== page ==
For example, one brand is identifying micro-cultural trends in art, music, sports, fashion, etc and then finding the influencers in those movements. They are systematically surrounding those influencers with their brand so if it turns into something they will own the space.

Another company is doing multi-year research on the impact of “share of conversation” on sales and marketshare. Quite sophisticated stuff.

Influence marketing, as I described in my book Return On Influence, is going to be huge as many other channels we have used to reach our customers become less effective.

Question Five – IBM’s Watson and the Borg

You work with IBM. Watson scares me. How soon before we really do become the Borg?

It is already happening. I am a Borg, for example and I decided to come out now, right here on your blog. It’s funny nobody has guessed this about me yet. I mean I have written four books in four years and publish nearly every day on my blog. How else could I get this done without the hive-mind?

Seriously though, Watson is probably the least-scary technology I have seen in a while. It has the chance to really change the way the world learns and solves problems. I think we will see a day soon when we will have this on our smart phones. Can you imagine what it will be like having cognitive computing in your hand? It will change the way to approach the world and I think that is a good thing.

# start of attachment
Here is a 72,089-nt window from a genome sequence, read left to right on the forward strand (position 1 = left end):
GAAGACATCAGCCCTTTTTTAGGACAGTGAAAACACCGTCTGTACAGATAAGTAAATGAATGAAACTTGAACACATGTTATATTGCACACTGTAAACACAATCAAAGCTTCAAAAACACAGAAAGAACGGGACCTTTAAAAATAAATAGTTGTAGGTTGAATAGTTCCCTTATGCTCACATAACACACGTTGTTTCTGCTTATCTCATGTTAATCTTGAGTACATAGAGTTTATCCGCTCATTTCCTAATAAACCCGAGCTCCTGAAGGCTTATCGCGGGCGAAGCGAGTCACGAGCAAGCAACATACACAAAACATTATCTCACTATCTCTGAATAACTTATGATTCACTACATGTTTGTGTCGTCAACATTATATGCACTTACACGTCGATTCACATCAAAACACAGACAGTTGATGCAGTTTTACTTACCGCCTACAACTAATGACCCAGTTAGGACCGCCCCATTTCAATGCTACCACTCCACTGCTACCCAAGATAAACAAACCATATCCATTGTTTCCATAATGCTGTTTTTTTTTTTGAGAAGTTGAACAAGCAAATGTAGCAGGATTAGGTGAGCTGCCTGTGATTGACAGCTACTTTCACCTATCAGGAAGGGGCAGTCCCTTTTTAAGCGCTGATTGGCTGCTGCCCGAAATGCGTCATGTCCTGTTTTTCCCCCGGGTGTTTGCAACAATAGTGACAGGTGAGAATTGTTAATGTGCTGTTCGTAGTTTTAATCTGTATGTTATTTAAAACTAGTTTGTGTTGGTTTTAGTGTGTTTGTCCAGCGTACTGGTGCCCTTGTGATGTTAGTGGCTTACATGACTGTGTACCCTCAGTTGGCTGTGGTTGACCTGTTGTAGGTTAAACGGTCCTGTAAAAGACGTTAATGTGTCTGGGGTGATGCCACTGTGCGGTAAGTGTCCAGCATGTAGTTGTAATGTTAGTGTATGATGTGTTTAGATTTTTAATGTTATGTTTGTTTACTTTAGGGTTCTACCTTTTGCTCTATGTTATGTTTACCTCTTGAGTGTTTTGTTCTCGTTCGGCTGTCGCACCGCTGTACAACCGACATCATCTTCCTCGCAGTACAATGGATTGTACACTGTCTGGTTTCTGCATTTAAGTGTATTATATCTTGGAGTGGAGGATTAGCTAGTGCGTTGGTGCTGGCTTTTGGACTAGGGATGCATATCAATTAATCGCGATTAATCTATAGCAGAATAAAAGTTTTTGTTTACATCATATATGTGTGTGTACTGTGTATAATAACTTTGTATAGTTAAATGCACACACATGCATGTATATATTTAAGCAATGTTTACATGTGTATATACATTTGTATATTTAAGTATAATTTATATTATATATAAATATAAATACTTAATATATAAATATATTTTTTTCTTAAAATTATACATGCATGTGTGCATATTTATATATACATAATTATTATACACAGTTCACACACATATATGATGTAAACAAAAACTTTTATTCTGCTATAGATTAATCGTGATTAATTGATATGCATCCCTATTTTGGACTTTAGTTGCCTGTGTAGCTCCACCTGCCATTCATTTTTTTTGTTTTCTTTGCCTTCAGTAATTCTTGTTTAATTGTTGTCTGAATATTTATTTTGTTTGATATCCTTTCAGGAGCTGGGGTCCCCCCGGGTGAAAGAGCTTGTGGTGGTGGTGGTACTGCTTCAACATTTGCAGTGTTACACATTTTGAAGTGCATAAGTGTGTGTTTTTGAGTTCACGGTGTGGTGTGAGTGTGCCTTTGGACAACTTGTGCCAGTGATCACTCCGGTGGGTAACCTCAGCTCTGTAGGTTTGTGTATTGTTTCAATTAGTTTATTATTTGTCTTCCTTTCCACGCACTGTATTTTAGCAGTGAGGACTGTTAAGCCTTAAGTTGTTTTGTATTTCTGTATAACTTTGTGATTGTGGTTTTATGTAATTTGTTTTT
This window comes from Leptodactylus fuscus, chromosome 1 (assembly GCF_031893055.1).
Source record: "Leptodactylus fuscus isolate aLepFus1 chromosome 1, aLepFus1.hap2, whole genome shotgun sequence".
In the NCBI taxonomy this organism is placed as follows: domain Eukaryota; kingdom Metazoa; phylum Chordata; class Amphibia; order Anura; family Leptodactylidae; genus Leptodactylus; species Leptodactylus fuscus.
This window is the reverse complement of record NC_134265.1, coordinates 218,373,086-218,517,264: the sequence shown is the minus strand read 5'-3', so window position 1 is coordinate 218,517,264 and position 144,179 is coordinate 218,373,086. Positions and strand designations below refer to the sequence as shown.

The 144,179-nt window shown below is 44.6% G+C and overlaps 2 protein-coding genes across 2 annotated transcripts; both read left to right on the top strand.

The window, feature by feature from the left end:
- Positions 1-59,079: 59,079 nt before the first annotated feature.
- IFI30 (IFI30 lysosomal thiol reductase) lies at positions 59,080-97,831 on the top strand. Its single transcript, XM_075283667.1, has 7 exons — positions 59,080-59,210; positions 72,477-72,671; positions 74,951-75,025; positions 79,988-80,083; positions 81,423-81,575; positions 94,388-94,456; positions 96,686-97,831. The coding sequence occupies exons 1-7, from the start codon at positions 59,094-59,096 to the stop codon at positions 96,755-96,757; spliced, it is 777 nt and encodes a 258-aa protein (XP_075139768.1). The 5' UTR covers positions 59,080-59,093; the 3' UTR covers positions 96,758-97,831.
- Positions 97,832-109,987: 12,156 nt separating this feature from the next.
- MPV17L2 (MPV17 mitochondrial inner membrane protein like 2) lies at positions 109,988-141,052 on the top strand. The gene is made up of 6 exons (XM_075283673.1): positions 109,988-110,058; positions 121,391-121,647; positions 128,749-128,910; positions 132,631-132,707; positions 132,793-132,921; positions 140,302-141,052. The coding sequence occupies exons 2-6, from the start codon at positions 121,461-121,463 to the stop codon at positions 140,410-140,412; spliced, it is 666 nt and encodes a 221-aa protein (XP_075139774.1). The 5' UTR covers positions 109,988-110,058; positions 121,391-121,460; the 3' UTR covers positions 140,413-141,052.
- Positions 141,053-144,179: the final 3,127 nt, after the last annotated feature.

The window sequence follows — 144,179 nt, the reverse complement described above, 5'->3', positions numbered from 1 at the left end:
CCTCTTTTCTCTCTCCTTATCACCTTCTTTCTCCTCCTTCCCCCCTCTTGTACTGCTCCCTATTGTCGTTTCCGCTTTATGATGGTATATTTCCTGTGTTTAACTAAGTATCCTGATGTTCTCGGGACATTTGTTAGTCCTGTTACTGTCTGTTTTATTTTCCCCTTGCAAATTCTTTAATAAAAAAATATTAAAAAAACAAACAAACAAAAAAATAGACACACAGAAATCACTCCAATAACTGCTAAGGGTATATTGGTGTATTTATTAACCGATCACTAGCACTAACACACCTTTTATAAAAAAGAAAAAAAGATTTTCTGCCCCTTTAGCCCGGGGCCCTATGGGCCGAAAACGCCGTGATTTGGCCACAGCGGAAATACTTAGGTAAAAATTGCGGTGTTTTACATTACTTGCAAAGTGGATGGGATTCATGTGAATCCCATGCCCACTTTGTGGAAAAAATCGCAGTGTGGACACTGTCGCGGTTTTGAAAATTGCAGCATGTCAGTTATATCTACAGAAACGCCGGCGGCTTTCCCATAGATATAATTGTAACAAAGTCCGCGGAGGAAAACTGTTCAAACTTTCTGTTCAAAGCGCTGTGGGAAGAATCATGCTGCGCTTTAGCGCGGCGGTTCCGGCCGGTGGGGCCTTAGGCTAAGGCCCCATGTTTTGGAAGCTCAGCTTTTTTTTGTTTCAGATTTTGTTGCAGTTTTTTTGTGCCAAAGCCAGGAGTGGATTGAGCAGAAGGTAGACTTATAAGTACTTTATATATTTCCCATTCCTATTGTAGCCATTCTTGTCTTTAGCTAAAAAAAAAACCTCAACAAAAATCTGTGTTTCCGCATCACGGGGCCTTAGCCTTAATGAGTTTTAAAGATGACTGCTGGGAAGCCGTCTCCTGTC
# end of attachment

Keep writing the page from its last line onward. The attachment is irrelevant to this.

Bonus – The Bennies of Being a Borg

Wait four books? Do you have a new one out?

Yes, Social Media Explained. It solves a big problem for me. Everywhere I go I get the same big questions about social media marketing. So, I answered them in one place!

Cover-for-Social-Media-Explained

The book is designed to aid the busy executive and create a sense of confidence that they can move forward and ask the right questions to drive progress and change.

And Mark was nice enough to get me a {growtoon}…

The {growtoons} have been retired for now but I guess we can bring one back for this post. Thanks for the great interview!

http://www.businessesgrow.com/

Jon-Mikel Bailey - Before co-founding Wood Street in 2002, Jon worked in sales, marketing and business development for technology and marketing firms. A popular speaker, he gives seminars on marketing, internet marketing, branding and web design to chambers of commerce, trade associations and colleges. He has a BFA in Photography from Frostburg State University and still shoots photos for Wood Street clients.